finding maximum and minimum resistance in a pull-up resistor

Discussion in 'Homework Help' started by mentat, Mar 22, 2010.

  1. mentat

    Thread Starter New Member

    Mar 22, 2010
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  2. beenthere

    Retired Moderator

    Apr 20, 2004
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  3. mentat

    Thread Starter New Member

    Mar 22, 2010
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    How is that useful here? I already know that inputs and outputs can have a high and low current. I just need to know in each case how the current is flowing in the circuit.
     
  4. beenthere

    Retired Moderator

    Apr 20, 2004
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    The input characteristics can let you figure the maximum R value - what will just pull the 7400's inputs HIGH at DC conditions. The minimum R depends on the clock rate. You can always use about 20 MHz for straight TTL.
     
  5. mentat

    Thread Starter New Member

    Mar 22, 2010
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    The the 7400's inputs are high, what's going on with the two 7401's outputs?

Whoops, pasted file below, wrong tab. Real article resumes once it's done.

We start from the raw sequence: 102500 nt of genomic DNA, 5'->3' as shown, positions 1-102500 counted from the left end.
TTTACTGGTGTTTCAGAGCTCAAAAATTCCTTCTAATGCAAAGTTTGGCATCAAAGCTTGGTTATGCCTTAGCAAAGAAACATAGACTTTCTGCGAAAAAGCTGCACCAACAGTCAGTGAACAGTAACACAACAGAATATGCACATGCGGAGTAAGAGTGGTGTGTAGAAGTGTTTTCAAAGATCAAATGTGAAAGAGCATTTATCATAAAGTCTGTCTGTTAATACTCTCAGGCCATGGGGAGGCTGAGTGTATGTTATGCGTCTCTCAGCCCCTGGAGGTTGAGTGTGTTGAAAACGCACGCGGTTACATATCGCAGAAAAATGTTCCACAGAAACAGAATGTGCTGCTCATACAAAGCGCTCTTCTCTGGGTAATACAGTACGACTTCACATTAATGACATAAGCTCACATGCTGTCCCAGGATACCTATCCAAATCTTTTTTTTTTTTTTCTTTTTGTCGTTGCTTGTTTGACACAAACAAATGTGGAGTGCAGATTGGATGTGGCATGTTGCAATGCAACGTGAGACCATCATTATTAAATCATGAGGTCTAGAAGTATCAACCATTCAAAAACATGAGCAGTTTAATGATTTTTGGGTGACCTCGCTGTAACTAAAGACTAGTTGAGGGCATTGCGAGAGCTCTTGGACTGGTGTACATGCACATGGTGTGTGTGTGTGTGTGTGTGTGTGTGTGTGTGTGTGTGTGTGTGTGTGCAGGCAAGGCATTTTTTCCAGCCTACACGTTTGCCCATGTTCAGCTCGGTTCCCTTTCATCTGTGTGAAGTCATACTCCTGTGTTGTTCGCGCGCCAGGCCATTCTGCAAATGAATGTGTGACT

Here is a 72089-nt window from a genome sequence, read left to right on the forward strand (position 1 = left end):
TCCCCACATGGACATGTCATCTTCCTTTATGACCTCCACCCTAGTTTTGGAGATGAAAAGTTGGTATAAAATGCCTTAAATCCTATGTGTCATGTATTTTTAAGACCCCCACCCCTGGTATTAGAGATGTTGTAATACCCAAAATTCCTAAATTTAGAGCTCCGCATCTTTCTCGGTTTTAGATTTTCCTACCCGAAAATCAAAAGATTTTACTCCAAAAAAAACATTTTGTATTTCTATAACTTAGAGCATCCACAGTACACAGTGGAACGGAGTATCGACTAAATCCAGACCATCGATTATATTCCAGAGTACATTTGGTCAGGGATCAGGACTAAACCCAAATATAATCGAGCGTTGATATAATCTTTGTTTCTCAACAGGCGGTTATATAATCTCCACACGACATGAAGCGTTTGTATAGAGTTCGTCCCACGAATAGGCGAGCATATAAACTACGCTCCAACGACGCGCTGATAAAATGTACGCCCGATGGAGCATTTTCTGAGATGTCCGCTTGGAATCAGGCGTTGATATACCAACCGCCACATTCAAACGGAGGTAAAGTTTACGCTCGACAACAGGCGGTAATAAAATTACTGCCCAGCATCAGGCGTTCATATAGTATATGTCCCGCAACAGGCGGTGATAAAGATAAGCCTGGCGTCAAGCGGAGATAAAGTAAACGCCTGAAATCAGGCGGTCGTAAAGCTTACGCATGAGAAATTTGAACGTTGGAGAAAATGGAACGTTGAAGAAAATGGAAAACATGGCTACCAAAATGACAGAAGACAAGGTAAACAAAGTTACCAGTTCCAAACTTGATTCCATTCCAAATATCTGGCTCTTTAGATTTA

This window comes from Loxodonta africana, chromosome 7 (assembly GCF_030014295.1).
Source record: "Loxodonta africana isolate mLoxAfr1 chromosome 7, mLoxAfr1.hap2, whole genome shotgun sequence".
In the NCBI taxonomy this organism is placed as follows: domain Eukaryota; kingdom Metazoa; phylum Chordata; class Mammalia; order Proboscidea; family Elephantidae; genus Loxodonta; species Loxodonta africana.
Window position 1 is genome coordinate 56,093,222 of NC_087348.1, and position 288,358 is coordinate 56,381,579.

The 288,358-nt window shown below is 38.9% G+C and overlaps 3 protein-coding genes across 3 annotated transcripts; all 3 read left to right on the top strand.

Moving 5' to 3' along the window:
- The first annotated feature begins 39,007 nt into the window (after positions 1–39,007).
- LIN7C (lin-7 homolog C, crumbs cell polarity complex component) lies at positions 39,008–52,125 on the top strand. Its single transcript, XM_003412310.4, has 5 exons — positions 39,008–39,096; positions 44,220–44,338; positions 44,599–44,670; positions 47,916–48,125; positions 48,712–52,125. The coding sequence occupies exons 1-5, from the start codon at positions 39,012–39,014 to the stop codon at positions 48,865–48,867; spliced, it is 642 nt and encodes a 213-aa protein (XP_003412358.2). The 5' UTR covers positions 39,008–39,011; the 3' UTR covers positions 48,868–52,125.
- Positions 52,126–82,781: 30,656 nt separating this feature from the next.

6. beenthere

    Retired Moderator

    Apr 20, 2004
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    The state of the 7401's outputs depends on the inputs. Assume all are LOW - the inputs to the 7400 will be pulled HIGH, assuming some minimal value of the pullup resistor. If both inputs to either 7401 go HIGH, then that output goes LOW, and pulls the other output plus the 7400's inputs LOW, again assuming some reasonable value for the pullup.

    Bus logic used to have to use pullup resistors and open collector IC's. Life is easier with three state logic.
     
  7. rjenkins

    AAC Fanatic!

    Nov 6, 2005
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    Don't dismiss open collector system as obselete! Examples:

    Shared signals on busses, such as interrupt lines.

    Shared handshake lines (eg. as used in the IEE488 bus).

    The I2C bus.

    The open-collector-plus-pullup principle, allowing multiple drivers on a single line, is a fundamental part of many technologies.

    (That should give some additional reference sources for how and why certain pullup values are chosen).
     
    Last edited: Mar 23, 2010
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